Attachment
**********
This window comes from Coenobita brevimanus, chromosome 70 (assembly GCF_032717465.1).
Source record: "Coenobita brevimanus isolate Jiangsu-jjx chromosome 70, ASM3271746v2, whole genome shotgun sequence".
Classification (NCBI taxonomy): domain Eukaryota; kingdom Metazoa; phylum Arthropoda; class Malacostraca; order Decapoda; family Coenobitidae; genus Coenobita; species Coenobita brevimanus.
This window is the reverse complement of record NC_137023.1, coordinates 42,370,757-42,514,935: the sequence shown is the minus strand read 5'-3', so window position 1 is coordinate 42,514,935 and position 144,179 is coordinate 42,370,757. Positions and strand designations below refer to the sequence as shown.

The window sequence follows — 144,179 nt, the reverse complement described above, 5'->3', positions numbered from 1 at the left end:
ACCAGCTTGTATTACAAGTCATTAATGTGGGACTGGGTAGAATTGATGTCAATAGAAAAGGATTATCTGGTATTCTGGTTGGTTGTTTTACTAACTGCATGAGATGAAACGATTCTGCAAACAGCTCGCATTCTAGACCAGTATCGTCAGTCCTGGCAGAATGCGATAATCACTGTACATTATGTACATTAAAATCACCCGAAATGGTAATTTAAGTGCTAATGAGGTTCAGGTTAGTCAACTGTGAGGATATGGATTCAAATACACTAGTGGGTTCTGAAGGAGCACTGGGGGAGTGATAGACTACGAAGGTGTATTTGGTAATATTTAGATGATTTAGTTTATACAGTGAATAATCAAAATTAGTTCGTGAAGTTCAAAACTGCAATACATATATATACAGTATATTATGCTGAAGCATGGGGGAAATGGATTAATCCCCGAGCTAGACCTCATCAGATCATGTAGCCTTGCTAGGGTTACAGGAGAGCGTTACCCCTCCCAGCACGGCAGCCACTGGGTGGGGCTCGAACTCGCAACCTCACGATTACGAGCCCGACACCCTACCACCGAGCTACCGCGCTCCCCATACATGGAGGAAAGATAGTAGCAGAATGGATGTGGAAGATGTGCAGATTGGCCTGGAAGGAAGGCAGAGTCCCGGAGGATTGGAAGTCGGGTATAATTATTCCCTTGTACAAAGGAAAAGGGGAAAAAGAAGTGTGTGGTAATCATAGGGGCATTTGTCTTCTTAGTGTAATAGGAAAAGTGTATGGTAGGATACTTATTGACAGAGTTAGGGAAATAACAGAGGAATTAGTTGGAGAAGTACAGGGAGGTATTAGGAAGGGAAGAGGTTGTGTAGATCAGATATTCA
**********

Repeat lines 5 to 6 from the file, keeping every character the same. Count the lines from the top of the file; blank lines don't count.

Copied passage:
The window sequence follows — 144,179 nt, the reverse complement described above, 5'->3', positions numbered from 1 at the left end:
ACCAGCTTGTATTACAAGTCATTAATGTGGGACTGGGTAGAATTGATGTCAATAGAAAAGGATTATCTGGTATTCTGGTTGGTTGTTTTACTAACTGCATGAGATGAAACGATTCTGCAAACAGCTCGCATTCTAGACCAGTATCGTCAGTCCTGGCAGAATGCGATAATCACTGTACATTATGTACATTAAAATCACCCGAAATGGTAATTTAAGTGCTAATGAGGTTCAGGTTAGTCAACTGTGAGGATATGGATTCAAATACACTAGTGGGTTCTGAAGGAGCACTGGGGGAGTGATAGACTACGAAGGTGTATTTGGTAATATTTAGATGATTTAGTTTATACAGTGAATAATCAAAATTAGTTCGTGAAGTTCAAAACTGCAATACATATATATACAGTATATTATGCTGAAGCATGGGGGAAATGGATTAATCCCCGAGCTAGACCTCATCAGATCATGTAGCCTTGCTAGGGTTACAGGAGAGCGTTACCCCTCCCAGCACGGCAGCCACTGGGTGGGGCTCGAACTCGCAACCTCACGATTACGAGCCCGACACCCTACCACCGAGCTACCGCGCTCCCCATACATGGAGGAAAGATAGTAGCAGAATGGATGTGGAAGATGTGCAGATTGGCCTGGAAGGAAGGCAGAGTCCCGGAGGATTGGAAGTCGGGTATAATTATTCCCTTGTACAAAGGAAAAGGGGAAAAAGAAGTGTGTGGTAATCATAGGGGCATTTGTCTTCTTAGTGTAATAGGAAAAGTGTATGGTAGGATACTTATTGACAGAGTTAGGGAAATAACAGAGGAATTAGTTGGAGAAGTACAGGGAGGTATTAGGAAGGGAAGAGGTTGTGTAGATCAGATATTCA